By writing down these types of activities on her “to stop” list, she, without realizing it, was actually creating a “job description” for a new person to come into her business to do this lower value work. When she realized she had just created a perfectly good job description for a part-time employee or intern, she posted this detailed job description on several websites under the title, Administrative Assistant. Within one week, she found the perfect person for the job and hired this administrative assistant who freed up ten to fifteen hours of her time each week.
This made the business owner more productive. It allowed the business owner to undertake high-value activities, which allowed her to promote and expand her business in ways that only she could do. This not only freed her up to do much higher-value and profitable work, it led to a significant increase in her work satisfaction. Now she has more time to work “on the business,” rather than spending so much of her time working “in the business.” And I believe Chris Hoffman might say, “She improved her Hoop” by hiring this person. (See the book, The Hoop and the Tree, by Chris Hoffman).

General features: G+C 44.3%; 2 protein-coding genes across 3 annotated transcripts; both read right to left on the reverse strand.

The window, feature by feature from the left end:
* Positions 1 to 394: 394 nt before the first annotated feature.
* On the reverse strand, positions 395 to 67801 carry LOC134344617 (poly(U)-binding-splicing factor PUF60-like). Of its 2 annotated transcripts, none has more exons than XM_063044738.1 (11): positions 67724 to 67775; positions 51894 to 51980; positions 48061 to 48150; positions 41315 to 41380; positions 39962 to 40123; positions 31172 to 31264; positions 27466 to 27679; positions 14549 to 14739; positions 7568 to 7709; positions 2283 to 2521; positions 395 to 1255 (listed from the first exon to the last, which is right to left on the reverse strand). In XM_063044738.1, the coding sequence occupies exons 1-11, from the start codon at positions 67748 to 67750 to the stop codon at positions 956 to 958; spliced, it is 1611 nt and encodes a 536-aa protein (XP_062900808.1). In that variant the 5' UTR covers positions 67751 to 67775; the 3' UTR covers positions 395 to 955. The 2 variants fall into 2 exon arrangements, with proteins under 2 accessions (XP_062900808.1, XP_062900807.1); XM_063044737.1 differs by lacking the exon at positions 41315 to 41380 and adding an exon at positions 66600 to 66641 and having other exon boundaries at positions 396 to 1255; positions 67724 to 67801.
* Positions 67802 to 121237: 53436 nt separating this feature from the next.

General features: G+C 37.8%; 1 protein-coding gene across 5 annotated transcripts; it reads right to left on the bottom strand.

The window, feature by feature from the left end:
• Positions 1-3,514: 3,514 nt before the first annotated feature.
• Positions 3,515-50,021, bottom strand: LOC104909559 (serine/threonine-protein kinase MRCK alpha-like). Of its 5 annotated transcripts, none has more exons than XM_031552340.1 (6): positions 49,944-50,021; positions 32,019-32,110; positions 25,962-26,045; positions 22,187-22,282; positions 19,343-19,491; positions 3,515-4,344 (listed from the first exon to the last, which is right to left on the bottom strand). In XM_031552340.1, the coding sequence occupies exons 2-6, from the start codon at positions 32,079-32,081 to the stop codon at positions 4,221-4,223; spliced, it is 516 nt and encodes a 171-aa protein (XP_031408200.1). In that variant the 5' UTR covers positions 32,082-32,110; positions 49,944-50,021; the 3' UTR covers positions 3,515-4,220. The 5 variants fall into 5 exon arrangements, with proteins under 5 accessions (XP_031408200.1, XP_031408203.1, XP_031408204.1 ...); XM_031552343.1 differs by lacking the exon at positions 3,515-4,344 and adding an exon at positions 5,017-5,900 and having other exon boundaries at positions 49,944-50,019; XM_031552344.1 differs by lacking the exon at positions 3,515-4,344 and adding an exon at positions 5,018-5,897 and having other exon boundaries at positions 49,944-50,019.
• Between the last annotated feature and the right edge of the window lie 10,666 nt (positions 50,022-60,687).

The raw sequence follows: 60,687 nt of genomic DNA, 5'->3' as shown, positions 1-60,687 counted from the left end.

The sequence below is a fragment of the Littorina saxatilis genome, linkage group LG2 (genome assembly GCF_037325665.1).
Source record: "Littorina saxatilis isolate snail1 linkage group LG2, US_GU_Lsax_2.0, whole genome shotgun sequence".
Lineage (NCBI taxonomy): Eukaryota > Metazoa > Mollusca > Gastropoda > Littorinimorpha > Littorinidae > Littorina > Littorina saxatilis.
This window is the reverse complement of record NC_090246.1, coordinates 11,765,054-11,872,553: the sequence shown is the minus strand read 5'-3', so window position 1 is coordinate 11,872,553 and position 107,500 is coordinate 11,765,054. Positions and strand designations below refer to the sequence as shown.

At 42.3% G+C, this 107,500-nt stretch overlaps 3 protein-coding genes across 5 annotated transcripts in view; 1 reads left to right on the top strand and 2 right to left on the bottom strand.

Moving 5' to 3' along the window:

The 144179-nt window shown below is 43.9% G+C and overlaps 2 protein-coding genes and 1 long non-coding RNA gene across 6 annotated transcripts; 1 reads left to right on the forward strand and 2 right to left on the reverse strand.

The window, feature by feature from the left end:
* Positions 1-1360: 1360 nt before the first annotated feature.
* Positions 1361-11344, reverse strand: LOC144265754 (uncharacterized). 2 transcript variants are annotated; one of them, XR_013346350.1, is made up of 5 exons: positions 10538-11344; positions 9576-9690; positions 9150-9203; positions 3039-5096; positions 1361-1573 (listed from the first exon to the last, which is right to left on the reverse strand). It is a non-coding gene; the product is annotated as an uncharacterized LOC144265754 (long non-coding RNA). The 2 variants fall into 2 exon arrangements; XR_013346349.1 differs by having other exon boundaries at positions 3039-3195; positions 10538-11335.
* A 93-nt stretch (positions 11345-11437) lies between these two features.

You can add or subtract items to the “to stop” on a regular or periodic basis. It is a good practice to review the list at least monthly to see how you are doing in stopping or reducing the amount of time you spend on activities that are not producing value or enjoyment for you or your organization. Each month you can update the list.